It seems like almost every time I’ve done something cool, Monty Python has been involved in some way or another. And so, when I found out about Monty Python Live at the Hollywood Bowl, I began planning to drive to California. The story of my first trip to L.A. and appearing on stage with the Pythons will help me fill up a future blog or three. What is more relevant here is that I decided to look up the only non-Python-related star I knew. That’s right. Curly Joe.
I can’t remember if I was brazen enough to call him when I knew I’d be out there, or if there was another, more subtle reason for the call and subsequent invitation, but Joe and his wife invited me over to their house one afternoon. It was a nondescript house in a quiet neighborhood (Moorpark sounds right, for some reason). Joe answered the door, though it took him longer than I had expected. I wish I could recall more of the details, although I’m sure many of the stories he told me were the same ones he had told in our radio interview. I can recall that he was very detailed in describing the business relationship he had entered into with Moe when he joined the Stooges. Moe and Larry had died by that time, so he had resigned himself to retirement. His wife, a nurse, joined us for part of the time, and he happily autographed a few photos for me before I had to scamper off for the Hollywood Bowl. I was always a big Stooges fan, and although I had always wanted to be one of the lucky fans who had met Moe or Larry, I was delighted that Curly Joe proved a very nice brush with Stoogedom.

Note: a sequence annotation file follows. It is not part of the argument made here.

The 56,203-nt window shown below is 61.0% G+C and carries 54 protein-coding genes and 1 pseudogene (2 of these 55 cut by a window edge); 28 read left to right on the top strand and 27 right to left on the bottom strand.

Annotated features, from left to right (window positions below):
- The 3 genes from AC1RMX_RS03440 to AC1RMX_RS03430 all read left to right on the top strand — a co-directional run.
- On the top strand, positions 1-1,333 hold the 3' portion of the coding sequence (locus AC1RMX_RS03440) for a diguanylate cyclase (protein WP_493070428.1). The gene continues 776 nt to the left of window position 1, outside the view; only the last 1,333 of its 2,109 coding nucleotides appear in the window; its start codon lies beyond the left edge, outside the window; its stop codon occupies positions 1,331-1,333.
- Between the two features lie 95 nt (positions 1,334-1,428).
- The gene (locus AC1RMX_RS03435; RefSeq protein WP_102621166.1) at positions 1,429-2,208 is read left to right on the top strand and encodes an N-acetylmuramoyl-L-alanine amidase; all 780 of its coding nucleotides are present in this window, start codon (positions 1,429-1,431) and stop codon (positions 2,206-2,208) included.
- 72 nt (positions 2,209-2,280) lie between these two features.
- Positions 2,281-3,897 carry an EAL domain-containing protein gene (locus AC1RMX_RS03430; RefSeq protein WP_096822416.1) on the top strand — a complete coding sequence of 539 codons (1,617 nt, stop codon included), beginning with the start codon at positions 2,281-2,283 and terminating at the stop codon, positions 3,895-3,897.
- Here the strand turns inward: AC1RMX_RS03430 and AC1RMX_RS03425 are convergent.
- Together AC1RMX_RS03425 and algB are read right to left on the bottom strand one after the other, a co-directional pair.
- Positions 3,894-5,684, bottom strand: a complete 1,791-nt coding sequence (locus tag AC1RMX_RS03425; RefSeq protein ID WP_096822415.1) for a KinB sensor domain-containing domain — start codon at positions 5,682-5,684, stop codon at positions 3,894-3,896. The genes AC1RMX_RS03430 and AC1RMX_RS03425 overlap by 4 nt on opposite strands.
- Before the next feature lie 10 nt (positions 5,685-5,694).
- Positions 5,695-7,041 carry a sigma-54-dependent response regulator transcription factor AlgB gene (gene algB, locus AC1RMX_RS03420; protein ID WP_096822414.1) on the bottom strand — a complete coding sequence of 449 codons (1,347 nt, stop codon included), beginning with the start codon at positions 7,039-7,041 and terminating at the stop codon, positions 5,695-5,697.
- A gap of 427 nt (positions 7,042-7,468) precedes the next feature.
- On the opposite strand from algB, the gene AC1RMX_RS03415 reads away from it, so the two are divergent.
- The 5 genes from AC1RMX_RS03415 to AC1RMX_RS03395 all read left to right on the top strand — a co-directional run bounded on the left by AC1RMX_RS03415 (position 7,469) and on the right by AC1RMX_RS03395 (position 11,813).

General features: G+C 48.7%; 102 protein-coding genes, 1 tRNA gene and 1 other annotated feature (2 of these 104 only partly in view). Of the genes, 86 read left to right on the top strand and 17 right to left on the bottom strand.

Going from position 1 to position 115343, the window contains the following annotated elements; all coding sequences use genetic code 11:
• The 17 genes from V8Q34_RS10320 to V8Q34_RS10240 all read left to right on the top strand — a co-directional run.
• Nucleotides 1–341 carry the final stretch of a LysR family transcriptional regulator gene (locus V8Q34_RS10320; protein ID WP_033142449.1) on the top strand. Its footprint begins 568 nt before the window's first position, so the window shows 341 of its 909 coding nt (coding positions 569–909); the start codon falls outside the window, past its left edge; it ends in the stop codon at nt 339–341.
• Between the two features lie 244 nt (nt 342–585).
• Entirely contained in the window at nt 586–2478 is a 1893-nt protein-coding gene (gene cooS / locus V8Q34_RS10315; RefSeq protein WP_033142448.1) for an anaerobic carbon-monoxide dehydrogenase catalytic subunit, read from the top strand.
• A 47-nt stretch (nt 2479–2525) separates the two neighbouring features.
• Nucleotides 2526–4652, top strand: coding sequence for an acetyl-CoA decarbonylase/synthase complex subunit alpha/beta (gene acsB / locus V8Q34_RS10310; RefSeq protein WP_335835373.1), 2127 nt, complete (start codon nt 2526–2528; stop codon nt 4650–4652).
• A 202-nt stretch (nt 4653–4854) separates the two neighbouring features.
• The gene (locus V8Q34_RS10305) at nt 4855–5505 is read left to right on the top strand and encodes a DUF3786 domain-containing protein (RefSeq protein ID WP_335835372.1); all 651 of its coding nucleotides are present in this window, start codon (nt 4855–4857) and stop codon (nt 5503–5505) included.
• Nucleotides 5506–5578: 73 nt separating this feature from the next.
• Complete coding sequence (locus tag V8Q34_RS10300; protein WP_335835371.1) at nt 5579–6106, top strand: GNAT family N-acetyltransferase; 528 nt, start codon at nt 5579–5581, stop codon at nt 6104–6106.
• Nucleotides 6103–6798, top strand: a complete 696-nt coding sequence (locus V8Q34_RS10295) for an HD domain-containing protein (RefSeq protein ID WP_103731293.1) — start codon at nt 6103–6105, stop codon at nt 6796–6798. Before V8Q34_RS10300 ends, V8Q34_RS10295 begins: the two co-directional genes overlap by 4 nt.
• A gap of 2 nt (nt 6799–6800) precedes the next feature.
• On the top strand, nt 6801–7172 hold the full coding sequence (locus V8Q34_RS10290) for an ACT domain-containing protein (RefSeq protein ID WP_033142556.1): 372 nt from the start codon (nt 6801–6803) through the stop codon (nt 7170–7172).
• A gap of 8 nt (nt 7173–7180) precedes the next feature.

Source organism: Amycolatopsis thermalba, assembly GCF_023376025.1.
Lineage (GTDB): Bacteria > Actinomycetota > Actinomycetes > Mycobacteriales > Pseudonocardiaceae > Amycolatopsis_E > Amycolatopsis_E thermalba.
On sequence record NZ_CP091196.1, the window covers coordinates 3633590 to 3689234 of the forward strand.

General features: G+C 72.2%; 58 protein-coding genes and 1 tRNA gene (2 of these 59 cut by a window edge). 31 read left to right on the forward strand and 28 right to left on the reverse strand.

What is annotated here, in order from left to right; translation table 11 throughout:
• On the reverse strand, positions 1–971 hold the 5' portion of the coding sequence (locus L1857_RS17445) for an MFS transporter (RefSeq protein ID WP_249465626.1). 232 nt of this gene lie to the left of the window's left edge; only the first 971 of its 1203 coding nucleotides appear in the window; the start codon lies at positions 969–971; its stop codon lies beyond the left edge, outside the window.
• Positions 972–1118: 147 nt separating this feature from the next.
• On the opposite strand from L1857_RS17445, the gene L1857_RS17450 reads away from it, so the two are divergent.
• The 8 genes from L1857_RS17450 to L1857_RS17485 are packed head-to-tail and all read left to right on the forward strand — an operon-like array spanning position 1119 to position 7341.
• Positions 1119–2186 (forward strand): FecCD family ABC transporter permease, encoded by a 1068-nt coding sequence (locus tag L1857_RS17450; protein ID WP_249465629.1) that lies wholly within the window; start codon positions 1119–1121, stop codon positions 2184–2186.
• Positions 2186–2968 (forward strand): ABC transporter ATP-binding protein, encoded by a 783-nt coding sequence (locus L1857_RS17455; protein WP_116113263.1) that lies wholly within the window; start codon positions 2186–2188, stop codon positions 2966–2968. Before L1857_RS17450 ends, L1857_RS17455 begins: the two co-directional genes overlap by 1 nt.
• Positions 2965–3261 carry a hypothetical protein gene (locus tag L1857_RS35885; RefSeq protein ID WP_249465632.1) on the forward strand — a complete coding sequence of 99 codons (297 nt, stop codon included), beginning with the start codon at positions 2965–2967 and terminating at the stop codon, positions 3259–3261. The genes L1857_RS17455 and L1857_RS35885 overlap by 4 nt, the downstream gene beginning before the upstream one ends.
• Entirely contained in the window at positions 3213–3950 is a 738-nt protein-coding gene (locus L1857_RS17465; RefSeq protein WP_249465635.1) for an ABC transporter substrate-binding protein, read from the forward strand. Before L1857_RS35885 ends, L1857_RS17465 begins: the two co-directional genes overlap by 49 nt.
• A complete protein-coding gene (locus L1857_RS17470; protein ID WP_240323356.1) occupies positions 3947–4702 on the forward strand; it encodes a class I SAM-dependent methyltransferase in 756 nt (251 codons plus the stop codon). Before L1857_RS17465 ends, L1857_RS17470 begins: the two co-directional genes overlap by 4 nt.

Long before I had met any of the Pythons, I did my first celebrity interview, and it was the first article I ever got money for writing. I was still in college at the time, working a couple of shifts a week at the college radio station, including a weekly comedy show which primarily consisted of playing album cuts by the Smothers Brothers and Jonathan Winters (this was before I had gotten my mitts on Monty Python albums. I discovered that a friend of a friend was running a convention in California, and he was bringing in several guests. One of them caught my eye.
Ironic, in retrospect, because his own eye had been caught by Moe on numerous occasions. By this time, though, Moe and Larry had both passed away. But Joe DeRita, “Curly Joe,” was still alive and well and apparently doing public appearances. Although I figured Jonathan Winters and the Smothers Brothers (to say nothing of the Pythons), would probably be too busy to deign to do a college radio interview, I had a feeling that Curly Joe might have a little more time on his hands. I was right. Using my radio show to justify my request, I finagled his number and made a call, and that very week I was interviewing Curly Joe. He couldn’t have been nicer, and answered all of my fanboy comedy questions with great patience and tolerance. Eventually, at the urging of Mr. Jewell, my former speech teacher, I transcribed the whole thing and sent it off to a nostalgia magazine, which eventually printed it. As a college kid stuck in the Midwest, I couldn’t believe I had spoken to someone who was part of a comedy legend, and to get paid for it? I couldn’t think of a better way to make money.